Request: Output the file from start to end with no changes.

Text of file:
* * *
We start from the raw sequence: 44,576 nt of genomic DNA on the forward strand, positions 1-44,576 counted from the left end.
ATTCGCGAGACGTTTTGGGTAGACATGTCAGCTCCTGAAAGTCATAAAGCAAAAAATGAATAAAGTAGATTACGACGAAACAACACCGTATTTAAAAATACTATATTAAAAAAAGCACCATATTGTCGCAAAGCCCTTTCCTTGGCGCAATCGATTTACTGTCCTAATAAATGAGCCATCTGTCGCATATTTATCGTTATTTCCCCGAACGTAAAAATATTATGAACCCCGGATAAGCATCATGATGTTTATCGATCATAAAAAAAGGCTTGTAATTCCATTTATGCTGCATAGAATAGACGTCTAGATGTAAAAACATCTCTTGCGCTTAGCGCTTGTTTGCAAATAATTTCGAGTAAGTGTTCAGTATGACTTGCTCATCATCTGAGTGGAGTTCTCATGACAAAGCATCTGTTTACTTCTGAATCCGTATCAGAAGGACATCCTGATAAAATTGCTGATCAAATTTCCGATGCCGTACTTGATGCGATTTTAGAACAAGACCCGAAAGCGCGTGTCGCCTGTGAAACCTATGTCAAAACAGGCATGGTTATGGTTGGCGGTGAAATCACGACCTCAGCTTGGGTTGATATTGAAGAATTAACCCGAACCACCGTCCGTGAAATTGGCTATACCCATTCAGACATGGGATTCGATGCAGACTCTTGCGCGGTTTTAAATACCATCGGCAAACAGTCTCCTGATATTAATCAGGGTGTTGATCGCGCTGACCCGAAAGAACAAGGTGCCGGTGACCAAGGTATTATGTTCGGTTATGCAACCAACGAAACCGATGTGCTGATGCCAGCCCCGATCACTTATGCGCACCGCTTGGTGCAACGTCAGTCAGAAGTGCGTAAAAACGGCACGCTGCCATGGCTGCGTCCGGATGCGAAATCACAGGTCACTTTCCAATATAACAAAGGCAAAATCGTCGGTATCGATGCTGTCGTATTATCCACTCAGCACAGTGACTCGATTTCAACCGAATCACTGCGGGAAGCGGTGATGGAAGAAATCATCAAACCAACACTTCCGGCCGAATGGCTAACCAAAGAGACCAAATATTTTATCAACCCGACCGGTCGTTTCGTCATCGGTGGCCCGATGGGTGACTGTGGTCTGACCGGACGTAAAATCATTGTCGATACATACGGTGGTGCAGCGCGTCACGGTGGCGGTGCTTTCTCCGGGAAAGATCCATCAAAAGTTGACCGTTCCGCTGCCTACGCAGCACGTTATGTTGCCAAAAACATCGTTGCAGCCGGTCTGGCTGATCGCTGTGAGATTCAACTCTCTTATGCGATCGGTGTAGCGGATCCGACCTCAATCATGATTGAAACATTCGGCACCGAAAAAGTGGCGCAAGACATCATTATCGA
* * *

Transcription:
We start from the raw sequence: 44,576 nt of genomic DNA on the forward strand, positions 1-44,576 counted from the left end.
ATTCGCGAGACGTTTTGGGTAGACATGTCAGCTCCTGAAAGTCATAAAGCAAAAAATGAATAAAGTAGATTACGACGAAACAACACCGTATTTAAAAATACTATATTAAAAAAAGCACCATATTGTCGCAAAGCCCTTTCCTTGGCGCAATCGATTTACTGTCCTAATAAATGAGCCATCTGTCGCATATTTATCGTTATTTCCCCGAACGTAAAAATATTATGAACCCCGGATAAGCATCATGATGTTTATCGATCATAAAAAAAGGCTTGTAATTCCATTTATGCTGCATAGAATAGACGTCTAGATGTAAAAACATCTCTTGCGCTTAGCGCTTGTTTGCAAATAATTTCGAGTAAGTGTTCAGTATGACTTGCTCATCATCTGAGTGGAGTTCTCATGACAAAGCATCTGTTTACTTCTGAATCCGTATCAGAAGGACATCCTGATAAAATTGCTGATCAAATTTCCGATGCCGTACTTGATGCGATTTTAGAACAAGACCCGAAAGCGCGTGTCGCCTGTGAAACCTATGTCAAAACAGGCATGGTTATGGTTGGCGGTGAAATCACGACCTCAGCTTGGGTTGATATTGAAGAATTAACCCGAACCACCGTCCGTGAAATTGGCTATACCCATTCAGACATGGGATTCGATGCAGACTCTTGCGCGGTTTTAAATACCATCGGCAAACAGTCTCCTGATATTAATCAGGGTGTTGATCGCGCTGACCCGAAAGAACAAGGTGCCGGTGACCAAGGTATTATGTTCGGTTATGCAACCAACGAAACCGATGTGCTGATGCCAGCCCCGATCACTTATGCGCACCGCTTGGTGCAACGTCAGTCAGAAGTGCGTAAAAACGGCACGCTGCCATGGCTGCGTCCGGATGCGAAATCACAGGTCACTTTCCAATATAACAAAGGCAAAATCGTCGGTATCGATGCTGTCGTATTATCCACTCAGCACAGTGACTCGATTTCAACCGAATCACTGCGGGAAGCGGTGATGGAAGAAATCATCAAACCAACACTTCCGGCCGAATGGCTAACCAAAGAGACCAAATATTTTATCAACCCGACCGGTCGTTTCGTCATCGGTGGCCCGATGGGTGACTGTGGTCTGACCGGACGTAAAATCATTGTCGATACATACGGTGGTGCAGCGCGTCACGGTGGCGGTGCTTTCTCCGGGAAAGATCCATCAAAAGTTGACCGTTCCGCTGCCTACGCAGCACGTTATGTTGCCAAAAACATCGTTGCAGCCGGTCTGGCTGATCGCTGTGAGATTCAACTCTCTTATGCGATCGGTGTAGCGGATCCGACCTCAATCATGATTGAAACATTCGGCACCGAAAAAGTGGCGCAAGACATCATTATCGA